|Publication number||US6231234 B1|
|Application number||US 09/415,048|
|Publication date||May 15, 2001|
|Filing date||Oct 7, 1999|
|Priority date||May 13, 1998|
|Publication number||09415048, 415048, US 6231234 B1, US 6231234B1, US-B1-6231234, US6231234 B1, US6231234B1|
|Inventors||Terry D. Gebhardt|
|Original Assignee||Tc Manufacturing Co., Inc.|
|Export Citation||BiBTeX, EndNote, RefMan|
|Patent Citations (26), Referenced by (27), Classifications (6), Legal Events (4)|
|External Links: USPTO, USPTO Assignment, Espacenet|
This application is a continuation in part of application Ser. No. 09/078,175 filed on May 13, 1998 now abandoned.
This invention relates generally to plastic bags and closures therefor. More particularly, the invention relates to closures for plastic bags designed for carrying food products and the like to maintain those products in useable condition.
This explanation will be directed rather specifically to plastic bags used for storing food products and other perishable items. However, it should be understood that the structures disclosed in this application would be useful for many other purposes and it is not intended that this application be limited to plastic bags for food products.
It is not uncommon after dinner is over for the cook to gather up the left-over food, put it in various plastic bag containers and then put them in the refrigerator for use at a later time. Generally, when doing this it is desirable to somehow close the plastic bag or seal it to maintain the food products in as fresh a condition as possible. Such things as metal ties have been used for this purpose. Clamps and other devices have also been used. All of these have the disadvantage that they are not attached to the bag itself so that they must be obtained from some other source and added to the bag. Furthermore, frequently, they are not satisfactory. There are numerous patents that have been issued in this area, for example, see U.S. Pat. No. 5,054,168 which discloses a horizontal clip closure, U.S. Pat. No. 4,928,829 which also discloses a horizontal clip closure, U.S. Pat. No. 4,866,818 which discloses a pinched clip designed to be snapped horizontally around the opening of the bag, U.S. Pat. No. 4,887,335 which discloses a horizontal clip for use in closing plastic bags and other patents which will be listed in the disclosure statement for this patent application. None of these devices perform the function of closing the bag opening in a satisfactory fashion, so that they easily close the opening and provide a suitable atmosphere for maintaining food products.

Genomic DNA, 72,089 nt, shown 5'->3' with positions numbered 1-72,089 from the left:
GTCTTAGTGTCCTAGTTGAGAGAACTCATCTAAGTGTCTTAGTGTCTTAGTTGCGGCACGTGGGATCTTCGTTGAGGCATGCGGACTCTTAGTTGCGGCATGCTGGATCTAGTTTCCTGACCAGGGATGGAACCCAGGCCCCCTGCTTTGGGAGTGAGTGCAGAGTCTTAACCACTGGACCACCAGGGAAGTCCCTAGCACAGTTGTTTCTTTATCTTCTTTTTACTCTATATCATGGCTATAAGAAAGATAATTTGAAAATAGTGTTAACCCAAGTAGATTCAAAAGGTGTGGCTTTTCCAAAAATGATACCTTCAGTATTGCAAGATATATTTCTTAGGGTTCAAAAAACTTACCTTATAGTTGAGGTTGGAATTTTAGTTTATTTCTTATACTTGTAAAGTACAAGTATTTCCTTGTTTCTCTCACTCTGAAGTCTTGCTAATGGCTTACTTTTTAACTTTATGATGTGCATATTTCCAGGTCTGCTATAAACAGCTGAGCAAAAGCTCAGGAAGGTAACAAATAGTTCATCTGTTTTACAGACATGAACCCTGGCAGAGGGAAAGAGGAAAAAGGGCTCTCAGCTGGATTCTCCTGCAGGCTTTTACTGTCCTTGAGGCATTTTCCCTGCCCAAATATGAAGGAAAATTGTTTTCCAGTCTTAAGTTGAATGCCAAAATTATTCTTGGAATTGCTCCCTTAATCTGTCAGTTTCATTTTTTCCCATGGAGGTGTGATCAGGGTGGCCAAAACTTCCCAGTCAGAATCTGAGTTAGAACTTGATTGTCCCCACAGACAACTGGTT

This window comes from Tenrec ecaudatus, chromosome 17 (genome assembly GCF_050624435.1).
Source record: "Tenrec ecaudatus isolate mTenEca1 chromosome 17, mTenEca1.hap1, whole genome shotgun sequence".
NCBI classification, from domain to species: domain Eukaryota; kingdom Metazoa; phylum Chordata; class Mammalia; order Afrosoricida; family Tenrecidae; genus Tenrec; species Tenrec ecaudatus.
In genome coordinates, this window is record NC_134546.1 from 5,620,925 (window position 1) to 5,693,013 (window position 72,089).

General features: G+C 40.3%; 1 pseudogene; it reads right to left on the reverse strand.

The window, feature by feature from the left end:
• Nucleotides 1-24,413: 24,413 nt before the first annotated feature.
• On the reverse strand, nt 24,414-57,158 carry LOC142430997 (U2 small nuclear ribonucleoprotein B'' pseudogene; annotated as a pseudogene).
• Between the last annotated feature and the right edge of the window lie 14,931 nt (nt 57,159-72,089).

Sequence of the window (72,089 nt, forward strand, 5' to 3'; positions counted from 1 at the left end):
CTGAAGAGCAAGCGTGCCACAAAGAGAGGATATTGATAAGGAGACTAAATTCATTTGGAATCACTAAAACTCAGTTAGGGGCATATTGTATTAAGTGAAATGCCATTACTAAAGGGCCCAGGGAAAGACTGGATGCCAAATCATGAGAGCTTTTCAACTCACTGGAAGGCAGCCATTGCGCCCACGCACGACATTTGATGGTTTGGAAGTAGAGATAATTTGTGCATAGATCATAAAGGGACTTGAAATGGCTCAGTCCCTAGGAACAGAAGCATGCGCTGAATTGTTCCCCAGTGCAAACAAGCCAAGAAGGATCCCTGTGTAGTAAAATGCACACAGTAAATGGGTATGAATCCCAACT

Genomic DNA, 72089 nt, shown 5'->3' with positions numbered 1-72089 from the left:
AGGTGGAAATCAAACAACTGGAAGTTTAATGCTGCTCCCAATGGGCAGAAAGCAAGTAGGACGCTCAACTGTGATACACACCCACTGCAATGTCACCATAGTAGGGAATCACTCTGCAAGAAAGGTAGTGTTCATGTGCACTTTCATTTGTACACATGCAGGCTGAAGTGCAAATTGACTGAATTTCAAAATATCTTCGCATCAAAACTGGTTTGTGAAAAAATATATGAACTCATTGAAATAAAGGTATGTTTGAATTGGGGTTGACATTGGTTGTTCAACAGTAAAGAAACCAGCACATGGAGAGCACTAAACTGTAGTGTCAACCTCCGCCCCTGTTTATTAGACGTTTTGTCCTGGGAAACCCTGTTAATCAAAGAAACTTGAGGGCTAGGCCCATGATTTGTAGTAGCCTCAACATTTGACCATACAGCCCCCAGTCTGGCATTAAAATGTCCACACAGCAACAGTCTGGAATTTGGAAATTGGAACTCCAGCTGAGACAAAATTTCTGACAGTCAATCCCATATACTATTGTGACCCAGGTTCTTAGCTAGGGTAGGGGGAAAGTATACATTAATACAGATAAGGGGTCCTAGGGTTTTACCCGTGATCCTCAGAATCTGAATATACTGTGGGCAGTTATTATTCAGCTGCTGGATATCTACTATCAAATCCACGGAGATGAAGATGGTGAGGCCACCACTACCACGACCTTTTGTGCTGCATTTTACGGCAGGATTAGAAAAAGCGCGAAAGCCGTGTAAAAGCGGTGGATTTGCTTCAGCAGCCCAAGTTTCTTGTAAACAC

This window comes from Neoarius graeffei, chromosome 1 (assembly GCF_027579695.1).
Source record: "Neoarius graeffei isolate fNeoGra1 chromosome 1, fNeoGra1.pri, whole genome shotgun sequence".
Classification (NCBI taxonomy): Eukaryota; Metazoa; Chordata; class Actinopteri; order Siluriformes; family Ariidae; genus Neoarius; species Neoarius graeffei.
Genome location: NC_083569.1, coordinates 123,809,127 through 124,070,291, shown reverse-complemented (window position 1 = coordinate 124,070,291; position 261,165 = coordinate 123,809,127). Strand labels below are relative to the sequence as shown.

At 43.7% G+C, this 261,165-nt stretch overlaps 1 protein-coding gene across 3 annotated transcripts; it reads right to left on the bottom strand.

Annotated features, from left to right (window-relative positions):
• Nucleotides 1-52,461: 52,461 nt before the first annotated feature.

The disadvantage of these prior art devices, in general, is that they are horizontal closures, i.e., operate horizontally or parallel to the opening of the bag. These devices are also separate from the bag. Thus, they must be added to the bag before they can be made useful for closure purposes.
Another popular resealable bag is the zipper or profile bag, such as the bags manufactured by Dow Chemical under the registered trademark ZIPLOCK. Those bags contain a zipper or interlocking profiles at the mouth of the bag which permit the user to selectively open and reseal the bag many times.
The zipper bag is typically a plastic bag having a front wall and a back wall with opposing and corresponding interlocking profiles on the inner sides of each wall. The profiles are generally located at or very near the opening of the bag, with a lip of bag wall extending above the opening to aid the user in reopening the bag. Other variations of the zipper bag include a slide which is used to open and close the profiles. As the slide is drawn across the profiles, it opens the bag if drawn in one direction, and seals the bag if drawn in the other. The bags equipped with a slide typically do not have a lip extending above the profiles as such a lip would interfere with the slide. Further, the lip is not necessary to open the profiles since the slide performs that function. The slide also performs the function of aligning the profiles, thus reducing the frustration of the user in trying to align the profiles.